The famous architect, Frank Lloyd Wright, once said, “America was tilted, and everything loose was sliding into Southern California.”
If Mr. Wright were alive today, he presumably would be taking about all of California.
What Mr. Wright might also be saying is that California is on the verge of becoming — or has become — a failed state.
To stop the rot in California, groups like Livable California have come into existence.
Livable California (www.livablecalifornia.org), which began operations in early 2018, has grown in stature and membership. This group wants local control over land use, not authoritarian control by the State of California.
According to Livable California’s website, “We support local strategies for communities to meet all housing needs. We oppose State overreach and big money influence.”
California had a golden era that went from about 1946 to 1966. During this interval, the governors of the state were Earl Warren, Goodwin Knight, and Edmund G. (Pat) Brown. Mr. Warren and Mr. Knight were Republicans. Mr. Brown was a Democrat.
Pat Brown, now deceased, was the father of Gov. Jerry Brown, also a Democrat. Jerry Brown was governor from 1975 to 1983 and again from 2011 to 2019. Jerry Brown, after 16 total years as governor, left office on Jan. 7, 2019.
During the 1946 to 1966 golden era, California’s population grew rapidly. By the mid-1960’s, California became, in terms of population, the largest state, surpassing New York State.
In that golden era, people from all over America (and other countries) poured into California. Any observant person would see vehicle license plates from every other state in the union as well as license plates from other countries.
During the golden interval, California was building a first-class system of higher education, new freeways, and big water projects. In that era, tuition at the University of California system reached a level of $180 a year. Today, tuition is about $13,000 a year.
California’s coastal region does not have snow or cold, dreary winters. In mountainous regions (like Lake Tahoe and Lake Arrowhead), there is skiing. In milder parts of the state, there is year-round golf, tennis, and swimming.
Surfing in waters off the state’s coast became a phenomenon as did the music of the Beach Boys and Jan and Dean. The image of surfing in California became indelibly etched in the minds of people all over the world.
From 1966 to 1999, California still continued to grow. In the San Francisco Bay Area, Silicon Valley emerged in and near San Jose. California firms like Apple, Intel, Facebook, and Google became some of the largest companies in the world. These firms hired thousands of employees. In August 2018, Apple reached a market value of $1 trillion, the first company in the world to attain that level.
Today, California may be on the brink of collapse. A decent home in coastal California can cost $1.5 million to $2 million (or more). There is a statewide shortage of affordable housing. Recent surveys show that many residents are considering leaving the Golden State.
In June 2018, the Bay Area Council, a business group, released a survey showing that 46 percent of Bay Area residents might leave the state. In November 2018, a weekly publication of the California Chamber of Commerce reported that more than three-quarters of the state’s voters say that “earning enough income to enjoy a middle class lifestyle is becoming almost impossible . . .”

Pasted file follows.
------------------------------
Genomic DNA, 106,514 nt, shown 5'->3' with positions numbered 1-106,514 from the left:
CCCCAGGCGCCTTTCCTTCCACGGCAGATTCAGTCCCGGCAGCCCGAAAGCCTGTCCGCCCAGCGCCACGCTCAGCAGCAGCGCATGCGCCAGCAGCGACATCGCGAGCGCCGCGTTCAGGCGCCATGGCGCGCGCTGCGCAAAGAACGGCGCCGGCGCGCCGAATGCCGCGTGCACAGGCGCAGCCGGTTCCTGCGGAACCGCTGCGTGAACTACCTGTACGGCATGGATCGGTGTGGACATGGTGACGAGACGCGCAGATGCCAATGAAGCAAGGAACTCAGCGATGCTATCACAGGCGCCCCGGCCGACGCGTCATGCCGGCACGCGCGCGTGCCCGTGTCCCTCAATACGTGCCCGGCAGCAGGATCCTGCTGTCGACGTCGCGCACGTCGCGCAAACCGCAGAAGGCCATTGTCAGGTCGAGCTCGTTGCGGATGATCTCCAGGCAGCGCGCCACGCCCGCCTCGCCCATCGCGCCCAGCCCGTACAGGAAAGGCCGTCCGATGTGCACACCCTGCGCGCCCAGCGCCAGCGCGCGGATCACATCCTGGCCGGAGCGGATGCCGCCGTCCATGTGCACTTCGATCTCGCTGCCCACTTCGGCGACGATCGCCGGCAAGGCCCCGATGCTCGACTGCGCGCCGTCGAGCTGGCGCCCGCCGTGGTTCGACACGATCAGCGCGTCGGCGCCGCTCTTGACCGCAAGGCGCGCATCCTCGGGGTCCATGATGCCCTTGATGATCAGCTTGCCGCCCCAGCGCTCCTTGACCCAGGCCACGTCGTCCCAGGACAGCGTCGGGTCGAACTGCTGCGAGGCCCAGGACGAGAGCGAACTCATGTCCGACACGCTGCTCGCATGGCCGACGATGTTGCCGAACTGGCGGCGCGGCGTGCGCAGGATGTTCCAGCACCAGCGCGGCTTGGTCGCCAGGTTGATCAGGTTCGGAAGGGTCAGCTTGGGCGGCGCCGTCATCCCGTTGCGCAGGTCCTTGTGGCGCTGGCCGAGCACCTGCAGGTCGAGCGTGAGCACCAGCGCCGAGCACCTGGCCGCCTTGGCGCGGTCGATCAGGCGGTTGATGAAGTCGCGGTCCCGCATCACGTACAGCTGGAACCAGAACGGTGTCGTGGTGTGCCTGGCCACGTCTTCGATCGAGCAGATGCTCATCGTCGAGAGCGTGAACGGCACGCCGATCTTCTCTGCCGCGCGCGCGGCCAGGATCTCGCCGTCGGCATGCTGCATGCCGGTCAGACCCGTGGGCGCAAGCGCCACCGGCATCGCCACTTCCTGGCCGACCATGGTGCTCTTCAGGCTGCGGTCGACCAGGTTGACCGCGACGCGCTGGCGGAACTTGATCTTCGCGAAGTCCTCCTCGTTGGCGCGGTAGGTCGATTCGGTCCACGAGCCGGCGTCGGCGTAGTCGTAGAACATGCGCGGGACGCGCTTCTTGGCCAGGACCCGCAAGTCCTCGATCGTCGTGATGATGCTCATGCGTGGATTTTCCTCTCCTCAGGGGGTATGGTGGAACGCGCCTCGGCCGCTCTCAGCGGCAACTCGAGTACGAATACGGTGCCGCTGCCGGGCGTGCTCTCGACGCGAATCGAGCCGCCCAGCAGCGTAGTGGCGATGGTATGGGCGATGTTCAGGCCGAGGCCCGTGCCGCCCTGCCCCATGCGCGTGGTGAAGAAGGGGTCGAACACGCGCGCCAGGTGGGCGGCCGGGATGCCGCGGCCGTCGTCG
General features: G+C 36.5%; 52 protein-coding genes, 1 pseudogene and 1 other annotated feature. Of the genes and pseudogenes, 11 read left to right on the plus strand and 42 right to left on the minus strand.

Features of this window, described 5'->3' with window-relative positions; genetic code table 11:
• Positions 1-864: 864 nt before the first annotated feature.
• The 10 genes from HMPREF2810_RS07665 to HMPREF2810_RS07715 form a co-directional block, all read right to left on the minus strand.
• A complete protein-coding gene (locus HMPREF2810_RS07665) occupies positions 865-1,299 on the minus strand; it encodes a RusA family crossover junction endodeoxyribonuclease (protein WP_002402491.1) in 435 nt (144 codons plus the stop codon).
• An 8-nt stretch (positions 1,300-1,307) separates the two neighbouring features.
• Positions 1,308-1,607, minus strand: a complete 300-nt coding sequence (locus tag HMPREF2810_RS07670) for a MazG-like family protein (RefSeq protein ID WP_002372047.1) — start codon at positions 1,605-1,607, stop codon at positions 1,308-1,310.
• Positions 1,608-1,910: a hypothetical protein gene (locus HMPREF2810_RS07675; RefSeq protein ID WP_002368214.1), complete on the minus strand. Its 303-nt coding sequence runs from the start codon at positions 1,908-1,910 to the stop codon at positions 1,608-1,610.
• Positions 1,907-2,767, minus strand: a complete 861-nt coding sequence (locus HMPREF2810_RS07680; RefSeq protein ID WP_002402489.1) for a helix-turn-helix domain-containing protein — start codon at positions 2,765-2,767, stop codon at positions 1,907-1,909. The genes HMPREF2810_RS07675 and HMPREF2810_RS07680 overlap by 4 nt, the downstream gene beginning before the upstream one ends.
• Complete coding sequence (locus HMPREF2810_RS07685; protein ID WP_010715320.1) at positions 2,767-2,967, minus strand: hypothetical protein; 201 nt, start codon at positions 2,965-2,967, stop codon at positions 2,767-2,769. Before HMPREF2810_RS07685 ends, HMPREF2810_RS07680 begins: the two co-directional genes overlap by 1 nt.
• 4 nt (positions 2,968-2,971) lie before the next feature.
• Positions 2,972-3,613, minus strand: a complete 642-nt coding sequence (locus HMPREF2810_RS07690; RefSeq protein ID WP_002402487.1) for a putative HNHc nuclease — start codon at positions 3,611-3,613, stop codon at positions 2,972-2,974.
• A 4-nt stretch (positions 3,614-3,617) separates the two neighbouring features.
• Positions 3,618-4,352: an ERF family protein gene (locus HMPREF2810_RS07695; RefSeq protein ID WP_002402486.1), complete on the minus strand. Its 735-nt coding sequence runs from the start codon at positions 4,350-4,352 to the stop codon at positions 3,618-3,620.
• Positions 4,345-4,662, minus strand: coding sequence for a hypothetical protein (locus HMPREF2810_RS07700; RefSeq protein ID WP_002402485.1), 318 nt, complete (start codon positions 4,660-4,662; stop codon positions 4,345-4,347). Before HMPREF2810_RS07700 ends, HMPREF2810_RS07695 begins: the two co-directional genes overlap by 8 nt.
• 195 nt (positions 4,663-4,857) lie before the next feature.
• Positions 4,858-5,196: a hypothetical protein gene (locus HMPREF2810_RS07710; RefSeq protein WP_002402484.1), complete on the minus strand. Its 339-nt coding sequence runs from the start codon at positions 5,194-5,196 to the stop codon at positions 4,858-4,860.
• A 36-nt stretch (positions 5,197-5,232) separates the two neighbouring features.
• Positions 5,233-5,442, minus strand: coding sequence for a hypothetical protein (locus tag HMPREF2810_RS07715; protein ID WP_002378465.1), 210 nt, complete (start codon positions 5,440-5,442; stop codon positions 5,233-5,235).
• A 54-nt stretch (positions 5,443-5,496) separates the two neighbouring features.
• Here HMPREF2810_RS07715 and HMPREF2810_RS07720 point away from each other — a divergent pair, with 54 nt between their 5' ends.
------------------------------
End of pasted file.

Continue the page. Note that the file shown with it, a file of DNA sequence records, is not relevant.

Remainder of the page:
California’s tax burden is enormous. The state has the nation’s highest sales tax of any state, the highest top bracket for the state income tax (13.3 percent), and the highest or second highest gasoline tax. In November 2018, the state’s voters rejected a ballot measure that would have overturned a 12-cent-a-gallon gasoline-tax increase imposed in November 2017.
In recent years, the state government has demanded that local communities build more housing or face a cut-off in state funds for projects like road repair. In addition, the state has imposed a Regional Housing Needs Allocation (RHNA), requiring local communities to create housing for individuals having different income levels.
In 2017 and 2018, the state legislature began imposing more land-use controls on local communities. Assembly Bill 2923, which, in September 2018, was signed into law by Gov. Jerry Brown, has given BART (Bay Area Rapid Transit) authority to construct high-rise, high-density housing on BART-owned land.
Currently, Senate Bill 50 has been introduced in the state legislature. This bill, if enacted, would impose additional high-rise, high-density housing construction in areas within one-quarter mile of a frequently-used bus stop or one-half mile of a train station. The bill would require that a certain amount of new housing be set aside for people of different income levels.
State workers are eligible for generous pensions. Estimates show that much of the money needed to pay for these pensions is not available. No one knows how much extra money might be needed, but news media reports state that unfunded pension liabilities range from $250 billion to $1 trillion.
In a December 2018, interview with the Sacramento Bee, Gov. Brown warned that public agencies in California are headed for “fiscal oblivion” if they cannot adjust retirement benefits for their employees.
In California’s big cities, there are thousands of homeless people. California businesses like Google are planning to expand operations in other states (like Texas).
California has been a land of opportunity. There is no guarantee that opportunity will exist in the future. Unless there are reforms, it’s time to consider living elsewhere. ν